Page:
The journey for a team from godawful to contending passes through this place where the goals are halfway ones, where there’s very little deep emotion in just making the playoffs. When Rubio says something like getting to .500 means everything, I’m like, “Does it?” When Kevin Martin says, “You find personal motivations this time of the year when you are out of the playoffs besides being a professional which everybody in this room is,” it feels kind of corporate and constructed. We’re all professionals: Woopty-do.
Over at CBS Sports, Matt Moore had a great post yesterday about tanking that drew a bright line between the kind of constructive moves Philadelphia and Orlando have made to rebuild and the abject failures of franchises like Detroit and Milwaukee. “They did something with their seasons,” he wrote about Philly and Orlando, “instead of having something happen to them.”
It feels like this season happened to the Timberwolves. That’s what makes this ending feel like Rosencrantz’s and Guildenstern’s endings and not Hamlet’s or Odysseus’. Prior to the season I had the Wolves pegged for something like 45 wins and a low playoff seed, with likely a first-round exit. And here they are with 40 wins and no playoffs. That’s not such a huge difference, yet the fact that things have so often felt out of control has made it feel much bigger.
This isn’t the recap I meant to write when I sat down. I have notes here wondering about Alexey Shved’s unexpectedly primary role last night, about why J.J. Barea didn’t play. Notes about the Wolves’ flat start and then roaring fourth quarter that tied the game and gave us two overtimes (aka THE PLAYOFFS). In spite of making just four shots from the field, Kevin Love neared triple-double status yet again with 19-10-9, and so did Gordon Hayward, with 23-10-9. Love also became the first player in the NBA to have 2,000 pts, 900 rebs and 100 3-pointers in a single season, which is definitely a collection numbers. I have this picture here that proves that Alexey Shved has become Tom Green:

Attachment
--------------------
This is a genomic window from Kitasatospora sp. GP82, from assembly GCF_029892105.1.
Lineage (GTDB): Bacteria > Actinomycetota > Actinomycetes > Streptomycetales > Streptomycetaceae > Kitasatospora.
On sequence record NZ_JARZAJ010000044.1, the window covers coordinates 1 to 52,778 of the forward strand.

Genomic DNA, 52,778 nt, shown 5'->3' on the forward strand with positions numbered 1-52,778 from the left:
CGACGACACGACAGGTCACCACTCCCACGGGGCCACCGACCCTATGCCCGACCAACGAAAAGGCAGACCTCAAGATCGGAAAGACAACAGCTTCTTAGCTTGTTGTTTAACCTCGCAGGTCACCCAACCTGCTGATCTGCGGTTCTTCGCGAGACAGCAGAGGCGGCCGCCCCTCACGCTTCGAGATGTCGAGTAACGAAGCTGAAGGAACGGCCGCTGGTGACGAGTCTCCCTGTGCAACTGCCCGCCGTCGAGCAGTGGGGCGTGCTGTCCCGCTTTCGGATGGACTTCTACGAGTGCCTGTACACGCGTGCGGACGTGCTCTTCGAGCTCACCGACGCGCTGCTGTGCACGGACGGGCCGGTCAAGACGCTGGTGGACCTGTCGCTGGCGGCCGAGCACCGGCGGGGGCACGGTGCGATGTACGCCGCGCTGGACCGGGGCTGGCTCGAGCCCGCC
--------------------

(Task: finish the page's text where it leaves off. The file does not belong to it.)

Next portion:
Ricky Rubio can still Rubio some things:
But more than usual, it seems like all this stuff is just going to dissolve and fade as Adelman’s fate takes center stage for some fans while others will shift their attention to the playoffs or, as I like to call it, Act V.
Exit Minnesota Timberwolves, pursued by a bear.